Who Should Be Responsible for Acquiring New Leads?


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For B2B companies that sell complex products or services, keeping the sales pipeline filled with qualified leads is vital to sustaining both revenue growth and profits. When it comes to acquiring new sales leads, B2B companies must address two distinct but related issues:

  • How can we acquire enough sales leads to enable us to meet our revenue objectives?
  • What is the most efficient and cost-effective way to acquire the volume of leads we need?
Historically, most B2B companies have relied primarily on their salespeople to identify and acquire new leads. "Prospecting" was considered to be a core part of every sales rep's job, and effective prospecting has long been a popular topic at sales training events. Unfortunately, the traditional approach to lead acquisition no longer works very well for many B2B companies. 

Today, buyers can go online and find most of the information they need to evaluate products and services. So, many buyers are delaying conversations with sales reps until later in the buying process, and as a result, it's becoming a lot harder for salespeople to create the initial engagement with potential buyers.

In recent years, a growing number of B2B thought leaders have argued that marketing, rather than sales, should be primarily responsible for lead acquisition. The proponents of this view make two compelling arguments. 

First, they contend that lead acquisition is an inherently inefficient activity that has a high input (work required) to output (success) ratio. Because of the inherent inefficiency, it's important to acquire leads using low-cost resources when possible. Salespeople are expensive resources, and their prospecting activities don't scale because they're labor intensive. Marketing programs, on the other hand, scale very easily, and many can be automated on a cost-effective basis.

Second, moving primary responsibility for lead acquisition from sales to marketing will improve sales productivity. Reducing the amount of time that salespeople must spend prospecting means that they will have the ability to manage a larger number of high-value sales opportunities. This allows sales reps to close more deals and generate higher revenues for the company.

Despite these compelling arguments, it's clear that many B2B companies are still relying heavily on sales reps for lead acquisition. The following table is based on the Sales Performance Optimization surveys conducted by CSO Insights and includes data from the survey results published in 2011 through 2014. The surveys asked participants to specify what percentage of their leads are self-generated by sales reps, what percentage are generated by marketing, and what percentage originate from other sources.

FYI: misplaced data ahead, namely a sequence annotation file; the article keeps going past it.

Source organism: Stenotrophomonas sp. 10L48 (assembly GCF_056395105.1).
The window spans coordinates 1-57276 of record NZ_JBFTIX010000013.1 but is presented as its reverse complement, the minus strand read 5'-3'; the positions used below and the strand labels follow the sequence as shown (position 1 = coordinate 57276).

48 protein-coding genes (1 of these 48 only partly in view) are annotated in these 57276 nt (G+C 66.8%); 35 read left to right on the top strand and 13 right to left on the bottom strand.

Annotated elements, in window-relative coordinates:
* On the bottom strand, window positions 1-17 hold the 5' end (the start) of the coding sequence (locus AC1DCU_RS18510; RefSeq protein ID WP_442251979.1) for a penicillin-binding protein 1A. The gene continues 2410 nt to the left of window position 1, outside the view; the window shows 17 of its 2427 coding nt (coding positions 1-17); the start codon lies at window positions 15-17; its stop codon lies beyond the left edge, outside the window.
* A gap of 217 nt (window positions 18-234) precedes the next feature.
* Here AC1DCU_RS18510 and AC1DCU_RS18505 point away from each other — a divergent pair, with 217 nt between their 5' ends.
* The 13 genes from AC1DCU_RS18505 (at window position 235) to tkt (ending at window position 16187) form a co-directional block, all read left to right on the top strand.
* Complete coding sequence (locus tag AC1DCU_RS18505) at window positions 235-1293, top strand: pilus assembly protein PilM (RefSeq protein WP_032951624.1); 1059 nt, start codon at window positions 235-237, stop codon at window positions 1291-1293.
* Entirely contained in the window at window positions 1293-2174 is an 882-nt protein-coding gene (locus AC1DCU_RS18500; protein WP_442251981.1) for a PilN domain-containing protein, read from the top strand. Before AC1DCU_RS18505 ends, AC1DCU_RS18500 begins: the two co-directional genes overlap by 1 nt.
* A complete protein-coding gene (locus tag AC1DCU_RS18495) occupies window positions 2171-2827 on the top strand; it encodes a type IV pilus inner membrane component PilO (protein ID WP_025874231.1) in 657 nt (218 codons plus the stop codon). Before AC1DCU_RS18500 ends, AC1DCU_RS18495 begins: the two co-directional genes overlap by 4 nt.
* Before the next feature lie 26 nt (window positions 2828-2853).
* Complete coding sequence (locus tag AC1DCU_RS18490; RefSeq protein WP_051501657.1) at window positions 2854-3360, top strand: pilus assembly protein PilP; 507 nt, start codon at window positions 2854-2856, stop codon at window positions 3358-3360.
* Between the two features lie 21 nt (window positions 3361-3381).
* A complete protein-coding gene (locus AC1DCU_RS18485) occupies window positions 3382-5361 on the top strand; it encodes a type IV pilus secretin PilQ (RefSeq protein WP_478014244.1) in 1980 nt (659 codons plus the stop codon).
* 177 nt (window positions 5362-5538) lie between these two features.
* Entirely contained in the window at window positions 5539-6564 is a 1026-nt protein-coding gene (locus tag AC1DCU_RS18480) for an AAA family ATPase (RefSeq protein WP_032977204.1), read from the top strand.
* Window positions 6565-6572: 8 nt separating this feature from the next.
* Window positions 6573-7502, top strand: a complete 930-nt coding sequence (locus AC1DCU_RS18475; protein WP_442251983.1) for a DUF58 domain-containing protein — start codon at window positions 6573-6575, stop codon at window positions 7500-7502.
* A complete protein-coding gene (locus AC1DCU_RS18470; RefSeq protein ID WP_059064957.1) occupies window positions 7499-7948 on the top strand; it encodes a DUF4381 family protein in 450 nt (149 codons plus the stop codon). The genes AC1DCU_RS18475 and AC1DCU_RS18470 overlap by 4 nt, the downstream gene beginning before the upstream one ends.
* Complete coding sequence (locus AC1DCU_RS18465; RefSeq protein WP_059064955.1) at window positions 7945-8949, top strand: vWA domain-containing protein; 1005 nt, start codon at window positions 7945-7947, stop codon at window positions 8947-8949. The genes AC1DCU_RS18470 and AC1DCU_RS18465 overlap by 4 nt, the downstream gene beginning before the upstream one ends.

As this table shows, the percentage distribution of leads has remained fairly stable for the past four years. In fact, data from earlier CSO Insights' surveys shows that little has changed for the past eight years.

It's clear that most B2B companies should rely more on marketing and less on sales for lead acquisition. This allows a company to use its sales reps to do more of the things that only they can do - have meaningful, personal, one-on-one conversations with prospects who are truly sales ready.

So, what is the right division of responsibility for lead acquisition? The answer will depend on what you sell and on the economic structure of your market. Based on my work with clients and on a review of current demand generation best practices, here's a framework that should work for many B2B companies:
  • Percentage of leads generated by sales reps - 20% to 30%
  • Percentage of leads generated by marketing - 40% to 60%
  • Percentage of leads from "other" sources - 10% to 20%

Republished with author's permission from original post.

David Dodd
David Dodd is a B2B business and marketing strategist, author, and marketing content developer. He works with companies to develop and implement marketing strategies and programs that use compelling content to convert prospects into buyers.


  1. This is great recognition of how the “point of the spear” for driving B2B business development has shifted, likely forever, from push and cold calling to helping prospects and current customers make decisions. Helping comes in the form of useful content and guidance – targeted and personalized emails, videos, blogs, webinars, white papers and the like. When the relationship with a prospectively acquired customer has matured a bit, i.e. when more trust has been created, that’s when lead conversion comes more into the arena, and traditional techniques, of the professional sales person.


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